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University gives schools digital leg-up

Westover Primary School pupils using their Google Chromebooks.

Westover Primary School pupils using their Google Chromebooks.

The University of Portsmouth is helping city schools embrace the digital age with a project aimed at boosting computer-based learning in the classroom.

The University’s IT team joined forces with Portsmouth City Council to provide two primary schools with easy-to-use devices, software and improved Wi-Fi for the duration of the pilot scheme.

Westover Primary School and St George’s Beneficial C of E Primary School were loaned Google Chromebooks and set up with Google Apps for Education.

The free apps allow teachers to create classes and set work online so that pupils can make much better use of the online environment.

The project was a hit with both schools and spurred them into buying their own devices.

Westover Primary School head teacher Annie Gunthorpe said the school had now bought Chromebooks, with the University’s help.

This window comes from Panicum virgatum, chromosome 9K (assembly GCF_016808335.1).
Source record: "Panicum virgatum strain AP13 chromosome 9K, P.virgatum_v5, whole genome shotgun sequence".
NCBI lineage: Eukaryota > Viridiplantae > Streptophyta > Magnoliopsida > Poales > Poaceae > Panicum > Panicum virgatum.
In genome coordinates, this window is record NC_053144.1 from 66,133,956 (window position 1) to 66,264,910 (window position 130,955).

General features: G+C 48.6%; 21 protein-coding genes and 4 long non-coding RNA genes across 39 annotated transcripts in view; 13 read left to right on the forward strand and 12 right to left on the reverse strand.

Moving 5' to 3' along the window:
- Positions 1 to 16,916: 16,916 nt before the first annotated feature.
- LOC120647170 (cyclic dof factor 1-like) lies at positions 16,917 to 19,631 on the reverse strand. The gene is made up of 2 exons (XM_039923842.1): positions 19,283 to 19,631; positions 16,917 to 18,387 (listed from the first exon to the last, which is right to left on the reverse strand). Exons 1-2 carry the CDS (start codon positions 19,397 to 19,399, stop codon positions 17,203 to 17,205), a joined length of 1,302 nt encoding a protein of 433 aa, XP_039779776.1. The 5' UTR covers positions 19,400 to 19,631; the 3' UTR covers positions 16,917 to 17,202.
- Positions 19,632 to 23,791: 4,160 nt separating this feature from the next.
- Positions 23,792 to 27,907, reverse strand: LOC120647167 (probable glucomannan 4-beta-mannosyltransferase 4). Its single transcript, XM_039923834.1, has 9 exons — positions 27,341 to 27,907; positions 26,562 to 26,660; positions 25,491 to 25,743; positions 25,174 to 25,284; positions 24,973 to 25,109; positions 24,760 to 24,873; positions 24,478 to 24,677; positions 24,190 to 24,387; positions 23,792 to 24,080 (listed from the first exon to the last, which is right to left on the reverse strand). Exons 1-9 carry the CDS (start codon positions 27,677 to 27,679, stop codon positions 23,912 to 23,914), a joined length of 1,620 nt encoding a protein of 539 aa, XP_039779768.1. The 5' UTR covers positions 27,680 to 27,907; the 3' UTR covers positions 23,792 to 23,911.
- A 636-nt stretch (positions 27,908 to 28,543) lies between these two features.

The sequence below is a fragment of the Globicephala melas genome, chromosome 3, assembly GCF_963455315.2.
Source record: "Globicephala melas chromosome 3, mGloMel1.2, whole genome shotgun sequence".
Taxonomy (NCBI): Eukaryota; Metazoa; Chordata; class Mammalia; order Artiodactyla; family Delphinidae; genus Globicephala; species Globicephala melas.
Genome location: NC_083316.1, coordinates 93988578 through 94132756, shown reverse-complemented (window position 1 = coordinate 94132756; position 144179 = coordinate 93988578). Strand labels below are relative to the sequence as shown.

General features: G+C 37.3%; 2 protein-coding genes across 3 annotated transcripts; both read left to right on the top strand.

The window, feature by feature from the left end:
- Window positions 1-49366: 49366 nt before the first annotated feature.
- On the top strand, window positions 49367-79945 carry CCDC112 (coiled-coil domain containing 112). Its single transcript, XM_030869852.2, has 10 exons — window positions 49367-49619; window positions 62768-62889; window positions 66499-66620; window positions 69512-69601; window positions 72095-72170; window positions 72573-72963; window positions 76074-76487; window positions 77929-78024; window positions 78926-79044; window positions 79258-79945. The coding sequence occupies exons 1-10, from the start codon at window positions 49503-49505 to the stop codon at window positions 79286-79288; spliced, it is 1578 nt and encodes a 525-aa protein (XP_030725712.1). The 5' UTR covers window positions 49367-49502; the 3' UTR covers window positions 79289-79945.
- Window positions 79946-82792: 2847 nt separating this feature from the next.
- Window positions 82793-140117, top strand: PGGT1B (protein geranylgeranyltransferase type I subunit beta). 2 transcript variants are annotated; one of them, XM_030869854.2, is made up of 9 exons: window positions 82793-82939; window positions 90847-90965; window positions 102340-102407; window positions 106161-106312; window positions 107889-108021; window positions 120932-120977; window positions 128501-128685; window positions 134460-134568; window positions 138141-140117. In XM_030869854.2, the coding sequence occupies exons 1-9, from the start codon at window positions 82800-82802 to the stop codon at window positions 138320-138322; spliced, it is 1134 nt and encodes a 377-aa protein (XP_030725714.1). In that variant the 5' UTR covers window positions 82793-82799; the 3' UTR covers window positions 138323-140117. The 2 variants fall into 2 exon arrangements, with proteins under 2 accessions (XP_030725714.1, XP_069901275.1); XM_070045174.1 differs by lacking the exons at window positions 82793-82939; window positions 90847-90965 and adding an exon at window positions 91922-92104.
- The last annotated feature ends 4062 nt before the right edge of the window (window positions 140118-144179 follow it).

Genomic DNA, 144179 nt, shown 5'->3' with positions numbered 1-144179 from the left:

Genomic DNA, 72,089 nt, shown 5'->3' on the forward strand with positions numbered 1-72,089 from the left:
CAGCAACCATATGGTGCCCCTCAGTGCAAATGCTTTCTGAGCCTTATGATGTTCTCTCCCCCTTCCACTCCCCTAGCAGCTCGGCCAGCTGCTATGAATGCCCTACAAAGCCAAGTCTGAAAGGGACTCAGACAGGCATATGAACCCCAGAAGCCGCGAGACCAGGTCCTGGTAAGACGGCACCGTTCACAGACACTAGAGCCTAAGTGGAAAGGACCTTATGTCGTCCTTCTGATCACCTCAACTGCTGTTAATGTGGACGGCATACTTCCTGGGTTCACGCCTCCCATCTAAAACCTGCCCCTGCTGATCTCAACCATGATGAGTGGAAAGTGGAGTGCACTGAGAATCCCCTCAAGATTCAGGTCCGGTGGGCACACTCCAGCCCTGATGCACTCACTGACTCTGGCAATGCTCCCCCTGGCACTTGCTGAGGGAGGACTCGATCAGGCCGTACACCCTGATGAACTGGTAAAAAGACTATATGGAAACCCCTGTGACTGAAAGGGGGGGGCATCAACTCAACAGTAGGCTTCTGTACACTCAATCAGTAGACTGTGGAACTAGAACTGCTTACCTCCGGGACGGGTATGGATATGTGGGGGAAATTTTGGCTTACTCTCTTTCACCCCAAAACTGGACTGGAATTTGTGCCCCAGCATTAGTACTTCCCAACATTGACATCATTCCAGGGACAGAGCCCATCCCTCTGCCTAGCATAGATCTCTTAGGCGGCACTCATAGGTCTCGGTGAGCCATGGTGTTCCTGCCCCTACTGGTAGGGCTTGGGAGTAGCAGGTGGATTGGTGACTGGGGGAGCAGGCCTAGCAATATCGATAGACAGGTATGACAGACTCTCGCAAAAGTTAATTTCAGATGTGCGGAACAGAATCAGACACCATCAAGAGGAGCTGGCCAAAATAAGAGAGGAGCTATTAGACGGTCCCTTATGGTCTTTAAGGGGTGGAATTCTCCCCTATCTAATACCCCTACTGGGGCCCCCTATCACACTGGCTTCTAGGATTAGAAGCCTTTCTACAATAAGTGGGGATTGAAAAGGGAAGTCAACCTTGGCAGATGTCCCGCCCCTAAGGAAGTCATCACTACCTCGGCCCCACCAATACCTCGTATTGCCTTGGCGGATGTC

“Before this project, IT was often seen as unreliable and dull. But the installation of effective Wi-Fi and technology that is relevant to the children’s needs and interests has inspired everyone to make the most of it. The children never tire of using the Chromebooks.”

Project manager Stuart Graves, Service Delivery Manager in the University’s Information Services department, said that most schools already have Google Apps but are not using them to their full extent.

“The schools needed us to give them the confidence to use the technology in a real-world environment. Being a university, we are geared up to support teaching.

“The biggest benefit of this project to schools was having someone they trusted, who wasn’t in it to make money, go in and say ‘Here’s a solution, we know it works, it might be suitable for you’, and to allow them to try it.”

A fun way of learning.

A fun way of learning.

The IT department also provided the schools with free technical support and advice, and worked with local school technicians to create a private online forum where members can share ideas, services and support.

The University is giving another two days’ technical consultancy this year to each school.

The project was funded by the Higher Education Funding Council for England as part of an investigation into the possibility of setting up a group that would enable costs to be shared.

The University’s findings can be read here.

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